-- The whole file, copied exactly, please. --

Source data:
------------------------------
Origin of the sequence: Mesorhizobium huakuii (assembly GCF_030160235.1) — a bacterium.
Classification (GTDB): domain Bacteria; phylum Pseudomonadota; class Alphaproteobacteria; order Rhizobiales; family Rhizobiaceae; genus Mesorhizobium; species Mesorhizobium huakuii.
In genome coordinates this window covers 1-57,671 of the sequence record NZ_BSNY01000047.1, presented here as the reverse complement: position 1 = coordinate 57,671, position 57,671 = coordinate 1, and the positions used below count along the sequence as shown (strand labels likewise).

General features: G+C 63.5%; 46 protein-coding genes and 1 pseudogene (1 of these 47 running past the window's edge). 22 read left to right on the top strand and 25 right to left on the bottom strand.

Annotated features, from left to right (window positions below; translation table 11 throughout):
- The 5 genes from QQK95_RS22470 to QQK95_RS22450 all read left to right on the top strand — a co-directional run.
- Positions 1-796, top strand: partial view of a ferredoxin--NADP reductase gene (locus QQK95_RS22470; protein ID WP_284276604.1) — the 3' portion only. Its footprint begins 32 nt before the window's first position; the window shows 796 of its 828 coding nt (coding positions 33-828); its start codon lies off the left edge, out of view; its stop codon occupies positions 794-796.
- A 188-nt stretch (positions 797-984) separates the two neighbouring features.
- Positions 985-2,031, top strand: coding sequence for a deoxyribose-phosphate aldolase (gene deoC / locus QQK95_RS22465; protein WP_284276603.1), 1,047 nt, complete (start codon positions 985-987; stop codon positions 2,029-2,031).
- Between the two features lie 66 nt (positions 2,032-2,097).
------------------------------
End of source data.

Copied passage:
Origin of the sequence: Mesorhizobium huakuii (assembly GCF_030160235.1) — a bacterium.
Classification (GTDB): domain Bacteria; phylum Pseudomonadota; class Alphaproteobacteria; order Rhizobiales; family Rhizobiaceae; genus Mesorhizobium; species Mesorhizobium huakuii.
In genome coordinates this window covers 1-57,671 of the sequence record NZ_BSNY01000047.1, presented here as the reverse complement: position 1 = coordinate 57,671, position 57,671 = coordinate 1, and the positions used below count along the sequence as shown (strand labels likewise).

General features: G+C 63.5%; 46 protein-coding genes and 1 pseudogene (1 of these 47 running past the window's edge). 22 read left to right on the top strand and 25 right to left on the bottom strand.

Annotated features, from left to right (window positions below; translation table 11 throughout):
- The 5 genes from QQK95_RS22470 to QQK95_RS22450 all read left to right on the top strand — a co-directional run.
- Positions 1-796, top strand: partial view of a ferredoxin--NADP reductase gene (locus QQK95_RS22470; protein ID WP_284276604.1) — the 3' portion only. Its footprint begins 32 nt before the window's first position; the window shows 796 of its 828 coding nt (coding positions 33-828); its start codon lies off the left edge, out of view; its stop codon occupies positions 794-796.
- A 188-nt stretch (positions 797-984) separates the two neighbouring features.
- Positions 985-2,031, top strand: coding sequence for a deoxyribose-phosphate aldolase (gene deoC / locus QQK95_RS22465; protein WP_284276603.1), 1,047 nt, complete (start codon positions 985-987; stop codon positions 2,029-2,031).
- Between the two features lie 66 nt (positions 2,032-2,097).